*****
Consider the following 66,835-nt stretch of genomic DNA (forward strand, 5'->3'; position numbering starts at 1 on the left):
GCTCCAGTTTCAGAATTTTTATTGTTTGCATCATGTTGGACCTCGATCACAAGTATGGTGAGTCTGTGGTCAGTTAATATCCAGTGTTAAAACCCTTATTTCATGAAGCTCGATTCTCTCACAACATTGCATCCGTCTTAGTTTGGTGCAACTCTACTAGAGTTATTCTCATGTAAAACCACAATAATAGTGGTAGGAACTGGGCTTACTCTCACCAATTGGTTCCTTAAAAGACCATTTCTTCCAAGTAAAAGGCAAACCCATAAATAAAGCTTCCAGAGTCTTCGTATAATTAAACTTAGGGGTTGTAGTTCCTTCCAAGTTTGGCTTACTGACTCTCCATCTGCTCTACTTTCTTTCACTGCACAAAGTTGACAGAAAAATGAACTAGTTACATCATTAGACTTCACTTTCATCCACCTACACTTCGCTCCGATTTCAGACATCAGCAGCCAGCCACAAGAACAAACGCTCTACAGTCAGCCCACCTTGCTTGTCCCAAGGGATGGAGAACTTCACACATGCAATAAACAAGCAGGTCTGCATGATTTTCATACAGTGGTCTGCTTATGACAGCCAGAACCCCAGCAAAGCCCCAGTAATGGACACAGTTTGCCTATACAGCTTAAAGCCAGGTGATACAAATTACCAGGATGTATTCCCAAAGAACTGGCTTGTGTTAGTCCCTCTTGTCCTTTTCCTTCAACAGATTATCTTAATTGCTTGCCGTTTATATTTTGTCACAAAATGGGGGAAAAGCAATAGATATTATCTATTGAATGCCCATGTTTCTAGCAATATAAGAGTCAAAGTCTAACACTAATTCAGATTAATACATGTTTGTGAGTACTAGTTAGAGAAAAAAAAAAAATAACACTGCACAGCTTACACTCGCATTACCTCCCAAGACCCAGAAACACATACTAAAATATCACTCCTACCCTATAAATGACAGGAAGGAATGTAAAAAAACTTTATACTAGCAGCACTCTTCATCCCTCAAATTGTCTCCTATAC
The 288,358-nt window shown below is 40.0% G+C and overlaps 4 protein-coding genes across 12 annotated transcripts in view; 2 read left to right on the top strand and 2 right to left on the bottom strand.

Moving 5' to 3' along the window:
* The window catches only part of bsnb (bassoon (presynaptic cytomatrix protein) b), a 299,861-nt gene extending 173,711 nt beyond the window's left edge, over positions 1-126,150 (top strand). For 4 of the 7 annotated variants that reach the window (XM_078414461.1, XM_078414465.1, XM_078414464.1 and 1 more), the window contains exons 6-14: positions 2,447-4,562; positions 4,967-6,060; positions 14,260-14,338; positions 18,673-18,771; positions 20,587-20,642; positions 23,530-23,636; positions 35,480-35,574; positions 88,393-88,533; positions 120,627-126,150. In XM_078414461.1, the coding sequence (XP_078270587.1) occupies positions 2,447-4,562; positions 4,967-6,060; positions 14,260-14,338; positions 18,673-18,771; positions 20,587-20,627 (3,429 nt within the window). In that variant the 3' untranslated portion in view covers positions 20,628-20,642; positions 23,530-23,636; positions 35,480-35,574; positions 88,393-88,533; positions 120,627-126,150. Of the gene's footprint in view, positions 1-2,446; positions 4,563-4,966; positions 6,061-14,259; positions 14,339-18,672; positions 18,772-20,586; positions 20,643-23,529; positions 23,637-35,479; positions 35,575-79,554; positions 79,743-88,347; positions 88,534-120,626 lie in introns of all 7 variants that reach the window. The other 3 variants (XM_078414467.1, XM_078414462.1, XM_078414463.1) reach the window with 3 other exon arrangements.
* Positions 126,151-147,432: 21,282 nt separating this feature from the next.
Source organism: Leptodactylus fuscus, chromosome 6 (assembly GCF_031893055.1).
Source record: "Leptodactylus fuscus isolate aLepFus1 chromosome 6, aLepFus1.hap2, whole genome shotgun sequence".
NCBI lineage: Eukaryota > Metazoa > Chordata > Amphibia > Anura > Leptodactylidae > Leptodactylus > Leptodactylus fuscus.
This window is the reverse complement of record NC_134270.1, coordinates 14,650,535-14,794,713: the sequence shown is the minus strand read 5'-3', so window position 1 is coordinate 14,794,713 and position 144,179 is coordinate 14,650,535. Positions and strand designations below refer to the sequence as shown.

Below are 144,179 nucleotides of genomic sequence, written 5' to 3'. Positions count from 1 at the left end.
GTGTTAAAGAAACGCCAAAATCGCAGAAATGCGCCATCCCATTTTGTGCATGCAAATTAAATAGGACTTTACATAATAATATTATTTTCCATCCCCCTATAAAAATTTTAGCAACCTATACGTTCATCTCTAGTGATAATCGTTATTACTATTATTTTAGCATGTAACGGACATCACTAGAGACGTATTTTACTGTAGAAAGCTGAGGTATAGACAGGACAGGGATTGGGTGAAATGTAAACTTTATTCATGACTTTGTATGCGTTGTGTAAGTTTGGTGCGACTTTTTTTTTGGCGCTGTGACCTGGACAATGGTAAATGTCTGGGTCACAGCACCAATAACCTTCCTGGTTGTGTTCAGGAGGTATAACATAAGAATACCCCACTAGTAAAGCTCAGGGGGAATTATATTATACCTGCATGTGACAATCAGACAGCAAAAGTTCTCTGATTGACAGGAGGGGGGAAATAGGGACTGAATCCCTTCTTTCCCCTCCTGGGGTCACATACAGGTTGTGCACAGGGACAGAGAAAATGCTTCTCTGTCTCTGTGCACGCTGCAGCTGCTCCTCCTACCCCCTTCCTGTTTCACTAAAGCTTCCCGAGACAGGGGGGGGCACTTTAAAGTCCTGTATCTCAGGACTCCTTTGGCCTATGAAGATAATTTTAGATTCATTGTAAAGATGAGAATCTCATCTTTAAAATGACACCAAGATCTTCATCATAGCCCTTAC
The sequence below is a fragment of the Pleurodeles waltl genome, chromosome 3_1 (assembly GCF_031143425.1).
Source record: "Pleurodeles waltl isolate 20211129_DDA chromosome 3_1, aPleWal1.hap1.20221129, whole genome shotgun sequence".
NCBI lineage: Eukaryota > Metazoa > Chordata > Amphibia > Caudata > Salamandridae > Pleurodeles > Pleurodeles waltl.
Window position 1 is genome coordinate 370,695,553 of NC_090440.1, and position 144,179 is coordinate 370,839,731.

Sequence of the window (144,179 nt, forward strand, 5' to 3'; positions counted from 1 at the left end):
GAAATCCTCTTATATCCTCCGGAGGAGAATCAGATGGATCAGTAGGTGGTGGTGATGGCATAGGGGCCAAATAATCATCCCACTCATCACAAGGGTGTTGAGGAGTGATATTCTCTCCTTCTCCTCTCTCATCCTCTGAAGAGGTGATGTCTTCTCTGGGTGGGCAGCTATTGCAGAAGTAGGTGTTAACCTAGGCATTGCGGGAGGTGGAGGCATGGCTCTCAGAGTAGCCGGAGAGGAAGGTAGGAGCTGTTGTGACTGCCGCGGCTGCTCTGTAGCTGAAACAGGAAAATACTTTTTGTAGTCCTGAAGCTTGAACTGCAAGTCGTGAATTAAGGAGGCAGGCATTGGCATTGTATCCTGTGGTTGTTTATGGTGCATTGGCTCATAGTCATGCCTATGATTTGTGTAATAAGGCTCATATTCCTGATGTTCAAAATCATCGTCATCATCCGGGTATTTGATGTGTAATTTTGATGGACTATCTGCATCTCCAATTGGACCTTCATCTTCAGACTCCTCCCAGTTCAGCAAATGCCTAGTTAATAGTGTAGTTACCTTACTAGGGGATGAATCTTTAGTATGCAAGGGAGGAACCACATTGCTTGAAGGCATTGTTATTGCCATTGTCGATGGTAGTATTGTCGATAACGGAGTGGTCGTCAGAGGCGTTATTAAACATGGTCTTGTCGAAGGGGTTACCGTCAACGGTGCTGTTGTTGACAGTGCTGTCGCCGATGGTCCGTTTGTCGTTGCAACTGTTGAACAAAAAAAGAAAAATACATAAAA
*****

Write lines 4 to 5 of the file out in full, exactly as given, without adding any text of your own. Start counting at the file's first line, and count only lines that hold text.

Moving 5' to 3' along the window:
* The window catches only part of bsnb (bassoon (presynaptic cytomatrix protein) b), a 299,861-nt gene extending 173,711 nt beyond the window's left edge, over positions 1-126,150 (top strand). For 4 of the 7 annotated variants that reach the window (XM_078414461.1, XM_078414465.1, XM_078414464.1 and 1 more), the window contains exons 6-14: positions 2,447-4,562; positions 4,967-6,060; positions 14,260-14,338; positions 18,673-18,771; positions 20,587-20,642; positions 23,530-23,636; positions 35,480-35,574; positions 88,393-88,533; positions 120,627-126,150. In XM_078414461.1, the coding sequence (XP_078270587.1) occupies positions 2,447-4,562; positions 4,967-6,060; positions 14,260-14,338; positions 18,673-18,771; positions 20,587-20,627 (3,429 nt within the window). In that variant the 3' untranslated portion in view covers positions 20,628-20,642; positions 23,530-23,636; positions 35,480-35,574; positions 88,393-88,533; positions 120,627-126,150. Of the gene's footprint in view, positions 1-2,446; positions 4,563-4,966; positions 6,061-14,259; positions 14,339-18,672; positions 18,772-20,586; positions 20,643-23,529; positions 23,637-35,479; positions 35,575-79,554; positions 79,743-88,347; positions 88,534-120,626 lie in introns of all 7 variants that reach the window. The other 3 variants (XM_078414467.1, XM_078414462.1, XM_078414463.1) reach the window with 3 other exon arrangements.